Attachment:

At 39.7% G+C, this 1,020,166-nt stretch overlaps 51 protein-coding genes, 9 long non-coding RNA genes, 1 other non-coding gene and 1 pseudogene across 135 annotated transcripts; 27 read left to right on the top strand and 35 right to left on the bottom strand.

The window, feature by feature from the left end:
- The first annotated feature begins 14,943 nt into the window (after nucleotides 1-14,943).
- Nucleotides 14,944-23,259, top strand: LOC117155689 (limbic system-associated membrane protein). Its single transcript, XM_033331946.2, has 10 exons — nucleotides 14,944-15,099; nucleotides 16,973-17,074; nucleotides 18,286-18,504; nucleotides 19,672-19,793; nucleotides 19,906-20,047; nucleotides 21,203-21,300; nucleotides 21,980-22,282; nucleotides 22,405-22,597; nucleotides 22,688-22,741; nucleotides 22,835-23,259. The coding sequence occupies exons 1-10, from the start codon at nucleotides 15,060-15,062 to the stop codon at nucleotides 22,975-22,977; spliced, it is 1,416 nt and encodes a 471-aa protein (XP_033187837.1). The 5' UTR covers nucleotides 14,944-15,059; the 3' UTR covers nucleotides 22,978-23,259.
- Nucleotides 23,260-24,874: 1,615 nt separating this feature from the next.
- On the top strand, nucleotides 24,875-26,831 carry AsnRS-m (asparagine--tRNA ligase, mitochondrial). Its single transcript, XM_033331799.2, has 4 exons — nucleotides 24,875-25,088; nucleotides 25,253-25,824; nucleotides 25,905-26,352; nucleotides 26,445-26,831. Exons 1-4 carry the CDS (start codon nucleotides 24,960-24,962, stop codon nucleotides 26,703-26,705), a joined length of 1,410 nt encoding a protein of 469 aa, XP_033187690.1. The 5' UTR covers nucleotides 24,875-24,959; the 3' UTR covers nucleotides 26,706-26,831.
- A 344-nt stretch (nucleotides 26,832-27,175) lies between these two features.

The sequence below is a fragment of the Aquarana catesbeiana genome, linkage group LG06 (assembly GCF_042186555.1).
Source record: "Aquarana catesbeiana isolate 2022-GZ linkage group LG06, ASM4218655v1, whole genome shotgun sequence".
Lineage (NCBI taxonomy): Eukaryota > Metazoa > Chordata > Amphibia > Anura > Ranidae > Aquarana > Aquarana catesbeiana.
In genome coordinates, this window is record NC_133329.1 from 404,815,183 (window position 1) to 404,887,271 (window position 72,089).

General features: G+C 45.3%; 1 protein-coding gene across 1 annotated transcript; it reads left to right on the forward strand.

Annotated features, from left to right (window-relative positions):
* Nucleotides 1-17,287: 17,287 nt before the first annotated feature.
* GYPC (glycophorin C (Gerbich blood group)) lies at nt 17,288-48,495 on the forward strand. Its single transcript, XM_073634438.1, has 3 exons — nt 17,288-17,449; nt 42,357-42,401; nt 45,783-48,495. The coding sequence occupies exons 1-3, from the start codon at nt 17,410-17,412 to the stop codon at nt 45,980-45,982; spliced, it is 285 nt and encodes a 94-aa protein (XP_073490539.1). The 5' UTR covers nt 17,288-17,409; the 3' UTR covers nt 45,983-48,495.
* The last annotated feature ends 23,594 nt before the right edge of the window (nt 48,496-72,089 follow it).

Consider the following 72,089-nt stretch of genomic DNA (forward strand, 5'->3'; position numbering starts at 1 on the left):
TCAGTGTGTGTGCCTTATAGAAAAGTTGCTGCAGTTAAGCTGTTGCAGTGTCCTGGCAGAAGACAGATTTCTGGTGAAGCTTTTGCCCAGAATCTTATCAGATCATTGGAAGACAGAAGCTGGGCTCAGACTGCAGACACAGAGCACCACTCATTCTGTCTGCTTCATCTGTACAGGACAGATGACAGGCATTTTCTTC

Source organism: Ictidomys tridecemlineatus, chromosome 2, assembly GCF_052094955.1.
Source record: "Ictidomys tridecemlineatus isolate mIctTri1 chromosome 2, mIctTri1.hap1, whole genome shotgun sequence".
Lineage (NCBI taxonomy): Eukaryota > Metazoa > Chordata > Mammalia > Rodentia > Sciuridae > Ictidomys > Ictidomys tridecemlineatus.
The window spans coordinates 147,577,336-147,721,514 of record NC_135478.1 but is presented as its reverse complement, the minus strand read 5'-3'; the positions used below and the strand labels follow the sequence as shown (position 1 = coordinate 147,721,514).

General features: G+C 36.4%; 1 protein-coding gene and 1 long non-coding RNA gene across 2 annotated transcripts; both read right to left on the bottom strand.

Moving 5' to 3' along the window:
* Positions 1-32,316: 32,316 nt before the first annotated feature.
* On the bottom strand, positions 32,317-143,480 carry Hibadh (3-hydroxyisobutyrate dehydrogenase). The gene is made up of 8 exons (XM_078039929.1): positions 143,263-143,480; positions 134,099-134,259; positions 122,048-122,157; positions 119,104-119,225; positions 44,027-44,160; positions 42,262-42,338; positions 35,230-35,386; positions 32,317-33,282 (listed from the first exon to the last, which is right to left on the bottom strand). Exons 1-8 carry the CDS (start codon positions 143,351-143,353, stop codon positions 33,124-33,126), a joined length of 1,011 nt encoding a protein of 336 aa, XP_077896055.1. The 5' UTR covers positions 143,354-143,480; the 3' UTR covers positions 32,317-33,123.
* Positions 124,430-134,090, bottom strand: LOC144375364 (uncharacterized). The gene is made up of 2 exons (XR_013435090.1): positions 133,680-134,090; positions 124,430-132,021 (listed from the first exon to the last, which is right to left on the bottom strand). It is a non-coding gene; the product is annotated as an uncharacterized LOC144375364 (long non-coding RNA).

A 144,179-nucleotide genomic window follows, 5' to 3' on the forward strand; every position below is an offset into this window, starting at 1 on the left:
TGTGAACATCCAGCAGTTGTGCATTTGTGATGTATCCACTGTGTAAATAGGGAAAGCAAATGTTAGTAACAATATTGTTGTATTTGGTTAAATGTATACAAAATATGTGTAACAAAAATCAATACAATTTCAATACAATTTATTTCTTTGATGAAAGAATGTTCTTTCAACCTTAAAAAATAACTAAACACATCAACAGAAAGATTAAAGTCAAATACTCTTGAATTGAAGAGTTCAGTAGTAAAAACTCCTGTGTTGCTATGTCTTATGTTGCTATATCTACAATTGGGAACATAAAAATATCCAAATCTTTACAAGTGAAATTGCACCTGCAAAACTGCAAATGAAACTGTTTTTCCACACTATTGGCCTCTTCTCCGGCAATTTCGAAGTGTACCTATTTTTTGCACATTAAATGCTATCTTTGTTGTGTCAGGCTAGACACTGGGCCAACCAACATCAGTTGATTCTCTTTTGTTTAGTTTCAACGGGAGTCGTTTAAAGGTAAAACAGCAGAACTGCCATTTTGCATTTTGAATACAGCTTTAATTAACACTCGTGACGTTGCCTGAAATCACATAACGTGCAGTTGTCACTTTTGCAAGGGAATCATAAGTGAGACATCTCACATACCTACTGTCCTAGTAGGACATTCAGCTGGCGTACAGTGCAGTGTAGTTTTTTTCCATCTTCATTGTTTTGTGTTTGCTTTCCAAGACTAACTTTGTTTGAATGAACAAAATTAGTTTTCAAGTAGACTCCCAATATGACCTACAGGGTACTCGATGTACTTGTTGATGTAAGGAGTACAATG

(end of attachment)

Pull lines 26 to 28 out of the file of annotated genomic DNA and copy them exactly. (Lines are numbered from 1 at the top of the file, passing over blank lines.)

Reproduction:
* On the bottom strand, positions 32,317-143,480 carry Hibadh (3-hydroxyisobutyrate dehydrogenase). The gene is made up of 8 exons (XM_078039929.1): positions 143,263-143,480; positions 134,099-134,259; positions 122,048-122,157; positions 119,104-119,225; positions 44,027-44,160; positions 42,262-42,338; positions 35,230-35,386; positions 32,317-33,282 (listed from the first exon to the last, which is right to left on the bottom strand). Exons 1-8 carry the CDS (start codon positions 143,351-143,353, stop codon positions 33,124-33,126), a joined length of 1,011 nt encoding a protein of 336 aa, XP_077896055.1. The 5' UTR covers positions 143,354-143,480; the 3' UTR covers positions 32,317-33,123.
* Positions 124,430-134,090, bottom strand: LOC144375364 (uncharacterized). The gene is made up of 2 exons (XR_013435090.1): positions 133,680-134,090; positions 124,430-132,021 (listed from the first exon to the last, which is right to left on the bottom strand). It is a non-coding gene; the product is annotated as an uncharacterized LOC144375364 (long non-coding RNA).

A 144,179-nucleotide genomic window follows, 5' to 3' on the forward strand; every position below is an offset into this window, starting at 1 on the left: